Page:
Traffic jams along the two-lane roads blocked access to subdivisions and shopping, especially during busy summer months. And, still, 8,000 undeveloped lots beckon builders.
Ragsdale and others say county commissioners, most from the mainland, saw only property tax dollar signs with every new development.
“We have a county commission, just like the one in Fulton county, that was not acting in the best interests of the people on the island,” Ragsdale said during a recent windshield tour of the island. “Ultimately, it’s about taking more local control.”
Glynn commissioners, just as the Flash Foods proposal became a flash point, imposed the successive 90-day moratoriums. They reduced the number of future St. Simons homes from 4 to 2 per acre. In the village, the number of new townhouses per development was slashed from 10 to 5.
“People come down here and say, ‘Oh, gee, we’ve got the same issues up in Sandy Springs or Dahlonega or Roswell,” said David Hainley, the county’s development director. “If you don’t spend money on infrastructure, you’re going to get some issues. But we’re not the only community that experiences that.”
In October the sewage pump station on the north end reached capacity. New sewer hook-ups were prohibited except for already sanctioned projects. Two planned subdivisions were postponed. It could be two years before any new developments are approved in the bulldozer-ready north end.
Hainley estimates 20 percent of the homes on the island are second homes for well-to-do Atlantans and others. Now many of the retiring baby boomers are moving here permanently. And they bring certain expectations.
“Marietta, Johns Creek, Norcross, Alpharetta — there’s a resurgence going on downtown,” Rodriguez, 70, said. “They’ve gotten control of their planning and zoning. We are so far behind here. I just don’t think the county is equipped to deal with the kind of attention this island requires.”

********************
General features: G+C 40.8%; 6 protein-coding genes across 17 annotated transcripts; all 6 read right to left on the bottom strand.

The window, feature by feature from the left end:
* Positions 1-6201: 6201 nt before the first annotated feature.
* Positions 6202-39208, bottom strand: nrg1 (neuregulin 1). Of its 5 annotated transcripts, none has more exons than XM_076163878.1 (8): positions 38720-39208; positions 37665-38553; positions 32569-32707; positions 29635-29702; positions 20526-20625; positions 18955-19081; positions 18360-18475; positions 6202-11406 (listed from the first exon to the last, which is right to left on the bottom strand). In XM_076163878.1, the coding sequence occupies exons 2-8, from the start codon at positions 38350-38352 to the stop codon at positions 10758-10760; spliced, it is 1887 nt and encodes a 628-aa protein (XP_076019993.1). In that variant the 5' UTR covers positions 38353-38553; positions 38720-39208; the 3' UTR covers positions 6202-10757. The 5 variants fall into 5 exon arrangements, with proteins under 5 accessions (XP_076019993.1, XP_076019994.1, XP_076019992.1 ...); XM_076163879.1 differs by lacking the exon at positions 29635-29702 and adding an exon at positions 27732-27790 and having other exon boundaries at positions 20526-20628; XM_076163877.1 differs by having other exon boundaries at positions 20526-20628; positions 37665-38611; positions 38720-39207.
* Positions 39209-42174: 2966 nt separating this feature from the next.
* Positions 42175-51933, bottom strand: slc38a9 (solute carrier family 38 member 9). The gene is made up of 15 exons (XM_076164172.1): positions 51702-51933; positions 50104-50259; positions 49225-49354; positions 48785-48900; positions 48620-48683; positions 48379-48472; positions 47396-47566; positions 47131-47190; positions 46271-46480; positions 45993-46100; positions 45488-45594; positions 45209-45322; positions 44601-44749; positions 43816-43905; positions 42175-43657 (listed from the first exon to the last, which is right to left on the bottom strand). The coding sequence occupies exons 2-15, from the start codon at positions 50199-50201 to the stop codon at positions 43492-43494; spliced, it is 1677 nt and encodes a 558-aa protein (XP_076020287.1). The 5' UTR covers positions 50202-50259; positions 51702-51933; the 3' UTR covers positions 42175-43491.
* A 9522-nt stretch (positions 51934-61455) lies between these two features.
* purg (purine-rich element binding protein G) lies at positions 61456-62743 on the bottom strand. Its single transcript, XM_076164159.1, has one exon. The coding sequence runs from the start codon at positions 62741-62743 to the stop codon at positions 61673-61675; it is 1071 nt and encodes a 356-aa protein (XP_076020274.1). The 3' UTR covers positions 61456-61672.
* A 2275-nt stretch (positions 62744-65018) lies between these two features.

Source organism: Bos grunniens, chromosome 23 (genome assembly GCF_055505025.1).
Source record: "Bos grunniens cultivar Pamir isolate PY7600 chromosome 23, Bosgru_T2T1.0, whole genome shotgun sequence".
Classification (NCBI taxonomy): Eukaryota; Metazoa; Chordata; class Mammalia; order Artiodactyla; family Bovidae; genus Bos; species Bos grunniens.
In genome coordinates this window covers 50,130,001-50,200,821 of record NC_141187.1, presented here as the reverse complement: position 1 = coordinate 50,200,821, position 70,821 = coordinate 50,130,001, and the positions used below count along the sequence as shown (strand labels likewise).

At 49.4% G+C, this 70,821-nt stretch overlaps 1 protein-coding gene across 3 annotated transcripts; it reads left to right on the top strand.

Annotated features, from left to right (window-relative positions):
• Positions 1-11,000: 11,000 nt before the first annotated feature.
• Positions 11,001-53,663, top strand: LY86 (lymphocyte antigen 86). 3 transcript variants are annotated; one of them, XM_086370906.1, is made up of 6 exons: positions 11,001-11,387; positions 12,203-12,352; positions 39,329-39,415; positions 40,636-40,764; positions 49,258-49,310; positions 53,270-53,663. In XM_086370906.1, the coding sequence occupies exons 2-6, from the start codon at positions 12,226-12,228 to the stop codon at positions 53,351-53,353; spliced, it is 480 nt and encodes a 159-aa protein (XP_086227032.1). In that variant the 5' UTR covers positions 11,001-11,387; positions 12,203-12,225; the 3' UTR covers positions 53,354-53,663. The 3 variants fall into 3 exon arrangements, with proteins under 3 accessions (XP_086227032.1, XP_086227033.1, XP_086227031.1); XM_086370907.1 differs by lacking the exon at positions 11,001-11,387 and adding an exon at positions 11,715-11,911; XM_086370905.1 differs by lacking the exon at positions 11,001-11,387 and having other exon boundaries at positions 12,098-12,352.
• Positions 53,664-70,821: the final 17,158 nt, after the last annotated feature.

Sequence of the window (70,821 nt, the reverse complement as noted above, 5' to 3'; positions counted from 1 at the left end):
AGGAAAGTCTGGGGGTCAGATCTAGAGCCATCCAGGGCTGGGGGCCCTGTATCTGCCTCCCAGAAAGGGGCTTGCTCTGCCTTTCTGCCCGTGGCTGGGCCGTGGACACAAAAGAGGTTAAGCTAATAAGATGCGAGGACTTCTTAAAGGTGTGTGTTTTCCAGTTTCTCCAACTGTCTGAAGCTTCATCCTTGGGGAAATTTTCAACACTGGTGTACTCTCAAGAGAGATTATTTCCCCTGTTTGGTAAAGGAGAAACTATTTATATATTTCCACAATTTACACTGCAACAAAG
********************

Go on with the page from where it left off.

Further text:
Cityhood proponents say local control of zoning, planning and traffic would slow development. They would also have greater control over their money (and maybe incur higher property taxes). Residents of St. Simons and Sea Island account for almost 20 percent of Glynn County’s population, yet cover 60 percent of the county’s tax base.
Incorporation worries Pat Hodnett Cooper, who owns the island’s largest real estate company.
“I am against incorporation because it will just make the mainland and the island more divided and we have worked so hard to bring our community together,” she said. “I’m not sure their whole reason for incorporating isn’t to stop development. I would like to see some better ideas about development, but you can’t stop it.”
The proliferation of townhomes and condos, costing less than standalone homes, dismays some in the cityhood crowd. Density means more people, cars, traffic and demands on water, sewer and roads, they say.
Double the average
The average worth of a St. Simons home is $310,732 — more than double the value Georgia-wide. An incorporated St. Simons and Sea Island would create one of the wealthiest cities in the state.
Scott Steilen, president of the Sea Island Co. — a company renowned for its ocean casual chic where beachfront homesites run to $5.5 million — thinks reasonably affordable housing is needed.
“If you don’t provide opportunities for young families to move to St. Simons and put down roots and grow, this community will age out and there will be significant problems,” said Steilen, who opposes incorporation.
He added, “I haven’t met any pro-incorporation folks who aren’t either retired or on the way to retirement.”
The median age of St. Simons residents is 53.3, vs. 35.9 for the state as a whole.
“We love our Atlanta folks and, like people from all over, they’ve found St. Simons to be like no other place,” Hodnett Cooper said. “Some, though, think, ‘OK, we found our beautiful retreat and now we don’t want anybody else coming in.’ “